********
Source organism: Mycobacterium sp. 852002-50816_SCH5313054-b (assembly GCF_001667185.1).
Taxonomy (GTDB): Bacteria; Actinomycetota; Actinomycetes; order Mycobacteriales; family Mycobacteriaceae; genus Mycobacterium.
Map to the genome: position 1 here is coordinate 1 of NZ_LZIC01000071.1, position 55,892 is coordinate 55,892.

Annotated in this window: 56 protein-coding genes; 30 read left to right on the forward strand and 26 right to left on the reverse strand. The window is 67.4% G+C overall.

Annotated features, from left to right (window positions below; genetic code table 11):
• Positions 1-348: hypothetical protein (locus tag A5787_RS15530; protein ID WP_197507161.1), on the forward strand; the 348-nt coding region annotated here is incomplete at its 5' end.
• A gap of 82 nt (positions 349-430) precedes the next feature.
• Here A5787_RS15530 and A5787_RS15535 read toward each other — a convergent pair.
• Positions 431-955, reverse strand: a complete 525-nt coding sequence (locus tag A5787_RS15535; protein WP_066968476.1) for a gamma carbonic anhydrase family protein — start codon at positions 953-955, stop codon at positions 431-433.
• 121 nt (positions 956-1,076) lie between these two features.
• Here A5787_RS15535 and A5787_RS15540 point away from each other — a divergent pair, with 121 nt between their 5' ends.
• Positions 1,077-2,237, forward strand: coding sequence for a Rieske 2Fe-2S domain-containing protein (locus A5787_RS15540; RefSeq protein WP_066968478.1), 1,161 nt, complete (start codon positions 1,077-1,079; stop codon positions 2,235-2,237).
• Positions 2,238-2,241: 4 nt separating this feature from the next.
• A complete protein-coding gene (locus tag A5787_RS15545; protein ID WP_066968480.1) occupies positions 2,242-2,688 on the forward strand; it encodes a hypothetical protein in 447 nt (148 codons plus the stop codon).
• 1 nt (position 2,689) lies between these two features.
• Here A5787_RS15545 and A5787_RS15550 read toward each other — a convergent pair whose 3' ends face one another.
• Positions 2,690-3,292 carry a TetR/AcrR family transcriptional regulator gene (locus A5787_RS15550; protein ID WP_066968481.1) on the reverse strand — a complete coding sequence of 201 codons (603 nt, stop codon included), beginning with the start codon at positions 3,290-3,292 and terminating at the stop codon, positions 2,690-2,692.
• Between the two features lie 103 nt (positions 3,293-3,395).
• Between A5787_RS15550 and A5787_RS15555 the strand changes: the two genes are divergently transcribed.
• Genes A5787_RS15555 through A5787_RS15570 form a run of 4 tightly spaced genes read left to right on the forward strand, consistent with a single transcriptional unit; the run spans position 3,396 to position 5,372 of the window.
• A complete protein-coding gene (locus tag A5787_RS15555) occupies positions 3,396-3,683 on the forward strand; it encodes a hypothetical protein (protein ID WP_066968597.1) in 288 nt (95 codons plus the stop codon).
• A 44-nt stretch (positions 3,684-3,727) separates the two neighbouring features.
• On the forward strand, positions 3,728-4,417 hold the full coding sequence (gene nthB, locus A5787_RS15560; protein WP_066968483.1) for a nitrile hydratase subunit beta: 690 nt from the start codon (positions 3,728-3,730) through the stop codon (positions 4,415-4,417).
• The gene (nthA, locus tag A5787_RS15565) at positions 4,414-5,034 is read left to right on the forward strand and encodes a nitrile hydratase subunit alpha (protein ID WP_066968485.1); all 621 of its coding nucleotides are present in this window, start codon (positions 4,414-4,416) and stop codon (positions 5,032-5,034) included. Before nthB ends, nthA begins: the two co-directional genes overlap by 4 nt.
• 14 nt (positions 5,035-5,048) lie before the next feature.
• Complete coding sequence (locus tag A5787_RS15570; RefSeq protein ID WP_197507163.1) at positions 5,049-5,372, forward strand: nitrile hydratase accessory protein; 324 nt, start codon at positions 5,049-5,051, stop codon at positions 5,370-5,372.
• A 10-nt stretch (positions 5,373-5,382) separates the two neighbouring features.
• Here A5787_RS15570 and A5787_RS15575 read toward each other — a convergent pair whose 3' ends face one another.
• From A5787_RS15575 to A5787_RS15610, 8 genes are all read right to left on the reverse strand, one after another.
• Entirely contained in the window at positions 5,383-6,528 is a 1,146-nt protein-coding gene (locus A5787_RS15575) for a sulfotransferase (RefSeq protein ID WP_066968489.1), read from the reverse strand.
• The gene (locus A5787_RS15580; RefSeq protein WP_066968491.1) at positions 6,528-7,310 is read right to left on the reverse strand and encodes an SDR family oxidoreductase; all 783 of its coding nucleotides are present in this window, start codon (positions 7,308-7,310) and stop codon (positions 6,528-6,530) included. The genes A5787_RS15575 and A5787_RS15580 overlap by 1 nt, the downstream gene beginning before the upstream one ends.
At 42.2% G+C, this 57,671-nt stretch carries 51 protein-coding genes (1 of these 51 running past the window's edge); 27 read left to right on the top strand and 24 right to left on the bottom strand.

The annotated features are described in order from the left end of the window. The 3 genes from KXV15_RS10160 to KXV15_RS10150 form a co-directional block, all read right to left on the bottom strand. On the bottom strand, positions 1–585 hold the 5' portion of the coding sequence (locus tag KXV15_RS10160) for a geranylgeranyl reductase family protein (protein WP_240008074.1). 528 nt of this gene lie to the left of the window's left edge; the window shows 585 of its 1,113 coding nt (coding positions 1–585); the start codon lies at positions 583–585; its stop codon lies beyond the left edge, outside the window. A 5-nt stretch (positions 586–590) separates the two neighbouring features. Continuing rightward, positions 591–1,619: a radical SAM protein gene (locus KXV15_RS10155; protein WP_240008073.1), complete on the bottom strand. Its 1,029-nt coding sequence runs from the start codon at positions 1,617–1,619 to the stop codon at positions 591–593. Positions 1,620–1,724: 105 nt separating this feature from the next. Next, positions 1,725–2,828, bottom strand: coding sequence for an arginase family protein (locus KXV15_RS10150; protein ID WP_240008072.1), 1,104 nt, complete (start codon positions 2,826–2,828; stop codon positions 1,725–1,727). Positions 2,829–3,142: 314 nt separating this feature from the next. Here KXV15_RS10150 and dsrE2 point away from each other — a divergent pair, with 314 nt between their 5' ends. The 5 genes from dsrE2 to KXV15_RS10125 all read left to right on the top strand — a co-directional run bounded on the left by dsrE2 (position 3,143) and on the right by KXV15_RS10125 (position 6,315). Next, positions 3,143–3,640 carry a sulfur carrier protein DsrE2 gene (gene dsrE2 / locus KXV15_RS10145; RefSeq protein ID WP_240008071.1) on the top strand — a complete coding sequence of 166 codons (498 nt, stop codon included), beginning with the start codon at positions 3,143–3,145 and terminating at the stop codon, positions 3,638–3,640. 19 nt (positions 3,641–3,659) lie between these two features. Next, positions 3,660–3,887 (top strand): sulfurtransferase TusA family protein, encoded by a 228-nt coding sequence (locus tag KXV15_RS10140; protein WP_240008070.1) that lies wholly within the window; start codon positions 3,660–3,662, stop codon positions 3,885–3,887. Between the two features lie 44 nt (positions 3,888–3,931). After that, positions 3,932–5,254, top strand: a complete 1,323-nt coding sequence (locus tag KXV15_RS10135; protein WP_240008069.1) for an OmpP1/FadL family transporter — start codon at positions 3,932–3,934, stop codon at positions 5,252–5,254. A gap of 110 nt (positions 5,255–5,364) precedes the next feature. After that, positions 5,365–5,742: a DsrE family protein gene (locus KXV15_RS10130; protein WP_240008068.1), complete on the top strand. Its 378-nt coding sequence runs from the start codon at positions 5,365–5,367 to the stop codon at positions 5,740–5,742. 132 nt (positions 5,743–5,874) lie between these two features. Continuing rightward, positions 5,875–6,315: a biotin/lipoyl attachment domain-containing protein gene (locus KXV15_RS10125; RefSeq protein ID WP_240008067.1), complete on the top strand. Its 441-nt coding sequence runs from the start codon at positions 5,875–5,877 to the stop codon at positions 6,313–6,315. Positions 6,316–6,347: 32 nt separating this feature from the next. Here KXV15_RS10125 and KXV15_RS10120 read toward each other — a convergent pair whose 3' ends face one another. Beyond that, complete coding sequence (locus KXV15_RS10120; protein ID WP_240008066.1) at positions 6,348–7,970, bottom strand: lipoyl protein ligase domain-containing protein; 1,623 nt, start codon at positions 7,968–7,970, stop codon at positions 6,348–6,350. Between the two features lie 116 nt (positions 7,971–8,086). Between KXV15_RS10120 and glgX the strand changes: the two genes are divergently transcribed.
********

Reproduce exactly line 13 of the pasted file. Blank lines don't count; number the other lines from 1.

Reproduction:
• Positions 2,238-2,241: 4 nt separating this feature from the next.